A sticker produced by Ulster loyalists to protest against Irish Home Rule [a]

The Third Home Rule Bill introduced in 1912 was as in 1886 and 1893 ferociously opposed by Ulster unionists, for whom Home Rule was synonymous with Rome Rule as well as being indicative of economic decline and a threat to their cultural and industrial identity.[10] Edward Carson and James Craig, leaders of the unionists, were instrumental in organising the Ulster Covenant against the "coercion of Ulster", at which time Carson reviewed Orange and Unionist volunteers in various parts of Ulster. These were united into a single body known as the Ulster Volunteers at the start of 1912.[11] This was followed in the south by the formation of the Irish Volunteers to restrain Ulster. Both Nationalists and Republicans, except for the All-for-Ireland Party, brushed unionist concerns aside with "no concessions for Ulster", treating their threat as a bluff. The Act received Royal Assent and was placed on the statute books on 18 September 1914, but under the Suspensory Act was deferred for no longer than the duration of World War I which had broken out in August. The widely held assumption at the time was that the war would be short lived.

Changed realities[edit]

With the participation of Ireland in the First World War, the southern Irish Volunteers split into the larger National Volunteers and followed Redmond's call to support the Allied war effort to ensure the future implementation of Home Rule by voluntarily enlisting in Irish regiments of the 10th (Irish) Division or the 16th (Irish) Division of Kitchener's New Service Army. The men of the Ulster Volunteers joined the 36th (Ulster) Division. Between 1914 and 1918 Irish regiments suffered severe losses.

A core element of the remaining Irish Volunteers who opposed the nationalist constitutional movement towards independence and the Irish support for the war effort, staged the Easter Rising of 1916 in Dublin. Initially widely condemned in both Britain and Ireland, the British government's mishandling of the aftermath of the Rising, including the rushed executions of its leaders by General Maxwell, led to a rise in popularity for an Irish republican movement named Sinn Féin, a small separatist party taken over by the survivors of the Easter Rising. Britain made two futile attempts to implement Home Rule, both of which failed because of Ulster unionists' protesting against its proposed implementation for the whole island of Ireland; first after the Rising and then at the end of the Irish Convention of 1917–1918. With the collapse of the allied front during the German spring offensive and Operation Michael, the British Army had a serious manpower shortage, and the Cabinet agreed on 5 April to enact Home Rule immediately, linked in with a "dual policy" of extending conscription to Ireland. This signalled the end of a political era,[12] which resulted in a swing of public opinion towards Sinn Féin and physical force separatism. Interest in Home Rule began to fade as a result.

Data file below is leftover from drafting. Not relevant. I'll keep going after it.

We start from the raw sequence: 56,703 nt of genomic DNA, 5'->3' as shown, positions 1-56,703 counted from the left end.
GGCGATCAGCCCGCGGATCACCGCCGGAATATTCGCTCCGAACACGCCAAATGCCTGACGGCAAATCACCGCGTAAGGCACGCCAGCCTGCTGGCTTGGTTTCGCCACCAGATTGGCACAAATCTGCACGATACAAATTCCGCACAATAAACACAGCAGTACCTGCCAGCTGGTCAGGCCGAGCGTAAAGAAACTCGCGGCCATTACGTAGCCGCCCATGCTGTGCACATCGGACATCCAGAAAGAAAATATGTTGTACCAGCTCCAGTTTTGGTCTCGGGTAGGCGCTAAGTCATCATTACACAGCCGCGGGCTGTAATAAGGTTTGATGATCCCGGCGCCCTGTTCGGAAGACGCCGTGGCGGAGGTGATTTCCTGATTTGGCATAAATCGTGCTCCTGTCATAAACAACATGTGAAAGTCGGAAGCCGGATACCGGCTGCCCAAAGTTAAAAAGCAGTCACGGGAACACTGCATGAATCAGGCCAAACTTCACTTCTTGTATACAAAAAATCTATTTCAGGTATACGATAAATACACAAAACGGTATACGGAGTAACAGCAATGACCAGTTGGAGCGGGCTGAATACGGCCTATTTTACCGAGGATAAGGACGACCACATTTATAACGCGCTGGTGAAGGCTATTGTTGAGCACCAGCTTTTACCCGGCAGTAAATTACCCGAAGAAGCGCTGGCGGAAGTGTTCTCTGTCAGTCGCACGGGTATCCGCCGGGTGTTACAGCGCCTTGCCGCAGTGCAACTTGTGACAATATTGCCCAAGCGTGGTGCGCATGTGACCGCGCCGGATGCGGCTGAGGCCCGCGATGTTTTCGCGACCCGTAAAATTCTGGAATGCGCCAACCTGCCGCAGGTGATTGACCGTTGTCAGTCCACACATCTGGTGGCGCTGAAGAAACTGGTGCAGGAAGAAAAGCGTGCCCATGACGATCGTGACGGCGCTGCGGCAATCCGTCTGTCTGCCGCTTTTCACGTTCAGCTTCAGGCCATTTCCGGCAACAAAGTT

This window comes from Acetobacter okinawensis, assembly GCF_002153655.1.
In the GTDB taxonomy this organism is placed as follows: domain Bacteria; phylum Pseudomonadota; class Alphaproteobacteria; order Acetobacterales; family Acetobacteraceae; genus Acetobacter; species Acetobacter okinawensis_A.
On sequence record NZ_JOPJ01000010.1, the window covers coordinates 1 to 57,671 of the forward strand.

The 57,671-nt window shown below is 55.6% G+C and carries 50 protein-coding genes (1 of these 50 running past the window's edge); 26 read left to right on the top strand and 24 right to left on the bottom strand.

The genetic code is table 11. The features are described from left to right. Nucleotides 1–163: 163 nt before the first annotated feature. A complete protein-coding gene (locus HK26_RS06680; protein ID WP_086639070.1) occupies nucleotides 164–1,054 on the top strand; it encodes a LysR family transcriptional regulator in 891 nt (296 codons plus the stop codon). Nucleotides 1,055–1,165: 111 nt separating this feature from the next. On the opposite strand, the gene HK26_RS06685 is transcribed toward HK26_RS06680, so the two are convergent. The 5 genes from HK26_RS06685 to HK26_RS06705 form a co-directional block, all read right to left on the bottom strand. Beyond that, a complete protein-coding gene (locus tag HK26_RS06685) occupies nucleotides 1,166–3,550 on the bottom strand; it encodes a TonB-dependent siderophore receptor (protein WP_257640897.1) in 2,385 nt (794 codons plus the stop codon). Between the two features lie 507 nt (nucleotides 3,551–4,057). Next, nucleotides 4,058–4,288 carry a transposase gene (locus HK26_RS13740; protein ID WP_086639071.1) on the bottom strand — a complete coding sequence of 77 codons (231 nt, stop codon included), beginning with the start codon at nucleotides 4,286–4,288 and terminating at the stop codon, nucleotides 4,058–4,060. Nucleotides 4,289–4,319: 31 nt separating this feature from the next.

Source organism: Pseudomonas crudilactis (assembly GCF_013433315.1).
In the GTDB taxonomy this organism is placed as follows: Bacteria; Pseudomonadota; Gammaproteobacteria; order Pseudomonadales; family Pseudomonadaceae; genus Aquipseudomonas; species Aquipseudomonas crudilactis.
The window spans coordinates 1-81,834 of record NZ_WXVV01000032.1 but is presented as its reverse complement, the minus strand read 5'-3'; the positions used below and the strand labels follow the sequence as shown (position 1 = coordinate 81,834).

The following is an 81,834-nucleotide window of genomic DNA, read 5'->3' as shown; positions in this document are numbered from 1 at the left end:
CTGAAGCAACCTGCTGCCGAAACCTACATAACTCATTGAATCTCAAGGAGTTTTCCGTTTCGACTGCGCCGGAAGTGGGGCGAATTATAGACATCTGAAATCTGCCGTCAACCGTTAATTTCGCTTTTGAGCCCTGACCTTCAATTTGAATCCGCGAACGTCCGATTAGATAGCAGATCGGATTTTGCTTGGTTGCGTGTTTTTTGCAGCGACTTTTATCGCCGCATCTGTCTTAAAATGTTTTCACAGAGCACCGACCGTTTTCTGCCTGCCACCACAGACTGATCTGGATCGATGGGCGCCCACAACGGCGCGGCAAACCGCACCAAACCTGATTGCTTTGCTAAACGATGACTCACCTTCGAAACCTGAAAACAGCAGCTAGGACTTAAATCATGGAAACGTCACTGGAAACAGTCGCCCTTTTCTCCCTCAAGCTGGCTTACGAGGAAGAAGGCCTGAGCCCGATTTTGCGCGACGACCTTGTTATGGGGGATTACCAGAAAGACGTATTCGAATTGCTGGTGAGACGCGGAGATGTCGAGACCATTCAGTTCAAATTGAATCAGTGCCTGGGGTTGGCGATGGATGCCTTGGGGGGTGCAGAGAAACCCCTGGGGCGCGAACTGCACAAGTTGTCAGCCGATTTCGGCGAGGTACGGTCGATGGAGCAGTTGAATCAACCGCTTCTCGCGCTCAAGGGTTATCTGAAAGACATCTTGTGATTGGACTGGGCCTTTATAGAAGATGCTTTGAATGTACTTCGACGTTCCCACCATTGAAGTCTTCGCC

Home Rule enacted[edit]

After the end of the war in November 1918 Sinn Féin secured a majority of 73 Irish seats in the general election, with 25 of these seats taken uncontested. The IPP was decimated, falling to only six seats; it disbanded soon afterward.

In January 1919 twenty-seven Sinn Féin MPs assembled in Dublin and proclaimed themselves unilaterally as an independent parliament of an Irish Republic. This was ignored by Britain. The Irish War of Independence (1919–1921) ensued.

Britain went ahead with its commitment to implement Home Rule by passing a new Fourth Home Rule Bill, the Government of Ireland Act 1920, largely shaped by the Walter Long Committee which followed findings contained in the report of the Irish Convention. Long, a firm unionist, felt free to shape Home Rule in Unionism's favour, and formalised dividing Ireland (and Ulster) into Northern Ireland and Southern Ireland. The latter never functioned, but was replaced under the Anglo-Irish Treaty by the Irish Free State which later became the Republic of Ireland.[13]

The Home Rule Parliament of Northern Ireland came into being in June 1921. At its inauguration, in Belfast City Hall, King George V made a famous appeal drafted by Prime Minister Lloyd George for Anglo-Irish and north–south reconciliation. The Anglo-Irish Treaty had provided for Northern Ireland's Parliament to opt out of the new Free State, which was a foregone conclusion. The Irish Civil War (1922–1923) followed.

The Parliament of Northern Ireland continued in operation until 30 March 1972, when it was suspended in favour of direct rule by the Northern Ireland Office during The Troubles. It was subsequently abolished under the Northern Ireland Constitution Act 1973. Various versions of the Northern Ireland Assembly re-established home rule in 1973–74, 1982–86, intermittently from 1998 to 2002, and from 2007 onward. The Assembly attempts to balance the interests of the unionist and republican factions through a "power sharing" agreement.

See also[edit]